Nicholas Cox | Aug 11, 2022

Webinar Recap: Trends in Financial Close with KPMG

In a recent webinar with our partners at KPMG, we explored trends in the financial close and how organisations are increasing the organisational value and guidance their teams provide while driving increased performance.  We were joined by KPMG Partner for Finance Transformation Brian Yeager, who examines various causes of disruption and shares the details of two recent KPMG surveys of leading Finance organisations.  Cara Peterson, Director, Finance Transformation, KPMG was also on hand to explain how to make the financial close more digital.

To kick off the webinar, I focused on market trends relating to the pace of change and the need for speed within organisations.  We highlighted how the expectations of the Finance function are evolving and moving up the innovation curve (see Figure 1).  From the ‘foundational’ book-of-record, we’re seeing more forward-looking requirements, operational modeling, and the need for real-time information and data.

Expectations of Finance
Figure 1: Expectations of Finance Are Evolving

Organisations today must, now more than ever, continue to drive the Finance role as a strategic advisor to the business by empowering Finance with new capabilities, including the following:

  • Spending more time on the forward-looking analysis
  • Combining financial, operational, and transactional data
  • Ensuring accuracy and auditability across all financial data
  • Creating and sharing dashboards with executives and managers

We then shifted gears to explain that the financial close still has plenty of room for improvement – especially for those organisations using spreadsheets or legacy technologies and cited research by Ventana.  In fact, the financial close process is one area for continuous improvement for two reasons: constant change is experienced, and the level of complexity only increases.  Ventana’s research showed that more than half the organisations surveyed are taking more than a week to complete the quarterly close (see Figure 2).  This number has increased compared to the 2019 survey.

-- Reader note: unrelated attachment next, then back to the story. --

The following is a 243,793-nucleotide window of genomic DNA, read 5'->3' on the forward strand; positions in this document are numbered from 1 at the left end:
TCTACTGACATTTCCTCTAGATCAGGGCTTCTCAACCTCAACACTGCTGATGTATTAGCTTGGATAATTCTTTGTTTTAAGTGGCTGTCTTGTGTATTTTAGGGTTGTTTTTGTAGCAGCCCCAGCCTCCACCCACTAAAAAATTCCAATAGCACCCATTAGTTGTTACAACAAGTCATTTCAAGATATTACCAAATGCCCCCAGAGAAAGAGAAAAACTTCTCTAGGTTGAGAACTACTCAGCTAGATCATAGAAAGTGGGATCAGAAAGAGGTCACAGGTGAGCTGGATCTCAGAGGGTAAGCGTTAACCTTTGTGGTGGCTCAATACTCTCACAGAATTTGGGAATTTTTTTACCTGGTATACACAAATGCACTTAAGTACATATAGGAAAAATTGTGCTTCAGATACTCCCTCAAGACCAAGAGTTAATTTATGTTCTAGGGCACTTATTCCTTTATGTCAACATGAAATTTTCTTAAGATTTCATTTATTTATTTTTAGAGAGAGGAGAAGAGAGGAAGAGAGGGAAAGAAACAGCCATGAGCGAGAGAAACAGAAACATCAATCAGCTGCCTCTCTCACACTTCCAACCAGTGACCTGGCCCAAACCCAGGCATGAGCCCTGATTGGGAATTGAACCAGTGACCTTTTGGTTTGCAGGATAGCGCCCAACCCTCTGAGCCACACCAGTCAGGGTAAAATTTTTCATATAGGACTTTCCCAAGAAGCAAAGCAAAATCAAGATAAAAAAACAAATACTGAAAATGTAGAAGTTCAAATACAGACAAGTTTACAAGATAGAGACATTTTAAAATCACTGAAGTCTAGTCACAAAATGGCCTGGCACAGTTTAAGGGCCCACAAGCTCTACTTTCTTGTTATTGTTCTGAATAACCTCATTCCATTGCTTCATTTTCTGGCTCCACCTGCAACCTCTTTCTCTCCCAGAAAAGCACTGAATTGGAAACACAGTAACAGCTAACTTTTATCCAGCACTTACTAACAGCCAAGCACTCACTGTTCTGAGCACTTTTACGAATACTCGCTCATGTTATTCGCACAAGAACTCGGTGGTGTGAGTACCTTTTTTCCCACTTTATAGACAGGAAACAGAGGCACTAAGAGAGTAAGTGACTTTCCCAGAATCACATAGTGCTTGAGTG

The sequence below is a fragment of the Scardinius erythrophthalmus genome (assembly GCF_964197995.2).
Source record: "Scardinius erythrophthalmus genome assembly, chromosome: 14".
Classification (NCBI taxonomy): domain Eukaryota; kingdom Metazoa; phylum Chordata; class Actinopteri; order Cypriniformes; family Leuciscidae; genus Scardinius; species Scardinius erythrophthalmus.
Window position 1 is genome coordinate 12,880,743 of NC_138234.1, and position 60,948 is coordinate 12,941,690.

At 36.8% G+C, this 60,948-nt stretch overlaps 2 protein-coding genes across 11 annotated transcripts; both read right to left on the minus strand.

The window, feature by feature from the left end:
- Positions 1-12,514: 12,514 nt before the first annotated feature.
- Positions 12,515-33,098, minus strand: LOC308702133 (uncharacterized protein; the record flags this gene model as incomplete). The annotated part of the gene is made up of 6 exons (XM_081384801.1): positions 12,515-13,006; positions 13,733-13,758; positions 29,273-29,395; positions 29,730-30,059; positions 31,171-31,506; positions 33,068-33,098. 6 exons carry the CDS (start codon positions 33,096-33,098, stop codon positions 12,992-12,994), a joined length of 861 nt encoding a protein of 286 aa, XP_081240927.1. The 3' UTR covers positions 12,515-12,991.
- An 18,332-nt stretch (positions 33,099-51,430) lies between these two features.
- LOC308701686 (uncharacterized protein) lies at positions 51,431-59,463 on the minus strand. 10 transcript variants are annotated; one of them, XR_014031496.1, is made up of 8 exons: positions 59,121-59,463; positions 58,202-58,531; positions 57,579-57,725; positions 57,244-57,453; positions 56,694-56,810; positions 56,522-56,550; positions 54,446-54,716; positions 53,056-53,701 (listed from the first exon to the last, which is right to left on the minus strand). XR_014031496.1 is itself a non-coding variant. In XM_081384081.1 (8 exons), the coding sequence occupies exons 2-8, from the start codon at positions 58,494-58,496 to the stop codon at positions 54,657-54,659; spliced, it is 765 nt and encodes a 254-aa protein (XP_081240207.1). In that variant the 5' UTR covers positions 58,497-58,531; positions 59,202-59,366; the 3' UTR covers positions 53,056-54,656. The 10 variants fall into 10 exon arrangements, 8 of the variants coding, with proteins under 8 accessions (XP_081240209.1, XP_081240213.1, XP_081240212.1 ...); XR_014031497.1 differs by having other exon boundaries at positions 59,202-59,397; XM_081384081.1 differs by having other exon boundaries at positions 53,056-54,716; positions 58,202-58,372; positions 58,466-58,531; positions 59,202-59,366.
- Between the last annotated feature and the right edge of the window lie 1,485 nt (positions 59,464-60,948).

Ventana Research
Figure 2: Ventana Research – The Quarterly Close

Many organisations, even those who have purchased software, have been struggling to simply maintain the status quo given the constant change caused by the fragmented nature of the previous generation and the existing cloud CPM tools.

As a result, high risk, cost, and technical debt are still very much a reality with many of these products.

Finance Survey Results

Mr. Yeager then spoke about how ‘disruption is guaranteed.  Setting the scene, he gave a more detailed view of the different types of disruption – many of which have frequently been used as a vehicle for Finance Transformation.  Next, Mr. Yeager highlighted two recent KPMG surveys.  He specifically focused on how leading Finance organisations are not only handling disruptions but also prioritising investments in digital, data, and people.

The survey results (see Figure 3) showed that leading Finance organisations are leveraging data – both internal and external data – as a competitive advantage.  These organisations are elevating their digital fluency and raising their teams’ skill levels.  In other words, people are doing less compiling of numbers and more analysing of data for forward-looking decision-making.  Digital centres of excellence (COEs), which are staffed with digitally skilled people, are also becoming more common.

Account Reconciliation Applications
Figure 3: KPMG 2022 Elevating Finance Survey & KPMG 2021 EPM Survey. Figures represent companies in the top quartile of responses.